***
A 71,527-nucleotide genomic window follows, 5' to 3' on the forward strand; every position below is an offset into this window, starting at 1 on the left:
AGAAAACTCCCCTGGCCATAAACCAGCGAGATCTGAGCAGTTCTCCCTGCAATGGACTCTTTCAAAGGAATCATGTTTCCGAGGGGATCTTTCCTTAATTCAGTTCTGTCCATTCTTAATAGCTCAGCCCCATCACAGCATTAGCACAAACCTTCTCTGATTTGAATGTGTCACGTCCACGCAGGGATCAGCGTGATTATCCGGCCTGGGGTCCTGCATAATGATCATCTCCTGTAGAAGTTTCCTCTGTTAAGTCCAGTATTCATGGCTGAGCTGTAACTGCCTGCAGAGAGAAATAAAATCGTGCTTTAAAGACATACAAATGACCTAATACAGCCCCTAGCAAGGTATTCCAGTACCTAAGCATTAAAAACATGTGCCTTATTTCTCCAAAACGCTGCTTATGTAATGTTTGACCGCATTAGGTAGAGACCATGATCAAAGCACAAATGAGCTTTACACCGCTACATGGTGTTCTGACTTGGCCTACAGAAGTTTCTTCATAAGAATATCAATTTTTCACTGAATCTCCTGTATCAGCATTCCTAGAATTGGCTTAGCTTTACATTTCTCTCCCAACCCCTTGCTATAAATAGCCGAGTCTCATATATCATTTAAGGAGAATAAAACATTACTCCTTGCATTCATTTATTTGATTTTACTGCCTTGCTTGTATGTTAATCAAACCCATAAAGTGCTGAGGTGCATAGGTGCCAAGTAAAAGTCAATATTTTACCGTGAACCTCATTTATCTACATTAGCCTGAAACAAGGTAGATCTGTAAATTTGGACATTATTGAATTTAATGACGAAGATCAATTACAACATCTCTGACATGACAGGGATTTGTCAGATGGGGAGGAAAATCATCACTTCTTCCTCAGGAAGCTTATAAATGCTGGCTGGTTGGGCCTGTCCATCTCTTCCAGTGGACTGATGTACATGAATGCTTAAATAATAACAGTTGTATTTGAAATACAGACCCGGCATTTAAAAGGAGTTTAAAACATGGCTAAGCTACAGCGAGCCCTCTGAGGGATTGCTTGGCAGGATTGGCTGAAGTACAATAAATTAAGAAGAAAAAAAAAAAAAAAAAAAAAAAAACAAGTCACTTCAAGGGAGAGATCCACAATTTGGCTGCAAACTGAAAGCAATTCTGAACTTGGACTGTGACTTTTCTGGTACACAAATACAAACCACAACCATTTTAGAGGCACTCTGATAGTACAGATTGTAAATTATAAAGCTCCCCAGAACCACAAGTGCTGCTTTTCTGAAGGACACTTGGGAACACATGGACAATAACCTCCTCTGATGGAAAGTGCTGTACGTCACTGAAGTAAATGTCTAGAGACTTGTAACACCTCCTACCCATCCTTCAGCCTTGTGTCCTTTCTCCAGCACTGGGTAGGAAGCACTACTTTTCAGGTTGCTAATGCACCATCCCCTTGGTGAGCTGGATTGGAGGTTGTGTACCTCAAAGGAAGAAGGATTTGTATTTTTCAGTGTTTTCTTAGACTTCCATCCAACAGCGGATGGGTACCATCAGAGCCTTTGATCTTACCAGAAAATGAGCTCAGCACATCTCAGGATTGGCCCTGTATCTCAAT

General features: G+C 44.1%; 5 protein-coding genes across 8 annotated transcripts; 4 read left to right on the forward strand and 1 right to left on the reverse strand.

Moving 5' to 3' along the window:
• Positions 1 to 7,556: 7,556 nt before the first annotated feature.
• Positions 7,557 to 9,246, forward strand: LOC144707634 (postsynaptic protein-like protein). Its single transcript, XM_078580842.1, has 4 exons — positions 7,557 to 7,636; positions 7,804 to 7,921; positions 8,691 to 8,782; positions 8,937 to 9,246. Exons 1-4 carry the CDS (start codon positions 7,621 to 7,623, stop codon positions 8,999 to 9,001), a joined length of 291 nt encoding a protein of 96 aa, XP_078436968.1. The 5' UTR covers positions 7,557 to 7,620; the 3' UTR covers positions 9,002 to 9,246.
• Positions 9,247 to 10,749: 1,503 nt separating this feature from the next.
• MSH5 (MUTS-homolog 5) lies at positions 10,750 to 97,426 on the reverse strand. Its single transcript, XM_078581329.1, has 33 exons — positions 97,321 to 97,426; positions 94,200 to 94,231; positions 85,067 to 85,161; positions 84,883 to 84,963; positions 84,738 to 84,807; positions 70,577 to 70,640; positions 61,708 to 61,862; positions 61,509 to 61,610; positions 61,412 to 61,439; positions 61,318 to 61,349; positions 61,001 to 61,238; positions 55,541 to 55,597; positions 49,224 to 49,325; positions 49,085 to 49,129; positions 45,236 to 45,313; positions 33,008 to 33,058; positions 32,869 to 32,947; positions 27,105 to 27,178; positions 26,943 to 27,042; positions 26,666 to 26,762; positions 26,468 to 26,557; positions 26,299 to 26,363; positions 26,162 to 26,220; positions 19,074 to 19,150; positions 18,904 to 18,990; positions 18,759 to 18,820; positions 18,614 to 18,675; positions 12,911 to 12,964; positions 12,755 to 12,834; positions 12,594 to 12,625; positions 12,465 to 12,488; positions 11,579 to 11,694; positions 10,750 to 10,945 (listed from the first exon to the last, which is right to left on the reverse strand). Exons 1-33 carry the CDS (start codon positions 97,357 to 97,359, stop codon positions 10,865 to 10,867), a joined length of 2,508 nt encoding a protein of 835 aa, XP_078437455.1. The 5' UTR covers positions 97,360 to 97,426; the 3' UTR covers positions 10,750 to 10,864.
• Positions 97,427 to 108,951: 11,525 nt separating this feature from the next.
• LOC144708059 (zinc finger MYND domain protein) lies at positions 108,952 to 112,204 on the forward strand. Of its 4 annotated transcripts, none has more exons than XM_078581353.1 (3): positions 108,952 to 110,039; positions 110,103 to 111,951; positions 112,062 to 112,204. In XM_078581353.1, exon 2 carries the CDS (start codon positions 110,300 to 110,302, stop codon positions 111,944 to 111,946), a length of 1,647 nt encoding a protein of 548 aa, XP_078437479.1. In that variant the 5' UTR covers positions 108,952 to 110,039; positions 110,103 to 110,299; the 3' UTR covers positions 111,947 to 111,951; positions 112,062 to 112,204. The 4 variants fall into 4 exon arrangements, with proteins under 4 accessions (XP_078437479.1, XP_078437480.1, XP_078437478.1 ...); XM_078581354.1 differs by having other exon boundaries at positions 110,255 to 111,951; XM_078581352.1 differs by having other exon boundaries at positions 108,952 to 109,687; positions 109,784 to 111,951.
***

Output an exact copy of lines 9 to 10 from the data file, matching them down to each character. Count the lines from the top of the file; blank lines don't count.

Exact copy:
• Positions 97,427 to 108,951: 11,525 nt separating this feature from the next.
• LOC144708059 (zinc finger MYND domain protein) lies at positions 108,952 to 112,204 on the forward strand. Of its 4 annotated transcripts, none has more exons than XM_078581353.1 (3): positions 108,952 to 110,039; positions 110,103 to 111,951; positions 112,062 to 112,204. In XM_078581353.1, exon 2 carries the CDS (start codon positions 110,300 to 110,302, stop codon positions 111,944 to 111,946), a length of 1,647 nt encoding a protein of 548 aa, XP_078437479.1. In that variant the 5' UTR covers positions 108,952 to 110,039; positions 110,103 to 110,299; the 3' UTR covers positions 111,947 to 111,951; positions 112,062 to 112,204. The 4 variants fall into 4 exon arrangements, with proteins under 4 accessions (XP_078437479.1, XP_078437480.1, XP_078437478.1 ...); XM_078581354.1 differs by having other exon boundaries at positions 110,255 to 111,951; XM_078581352.1 differs by having other exon boundaries at positions 108,952 to 109,687; positions 109,784 to 111,951.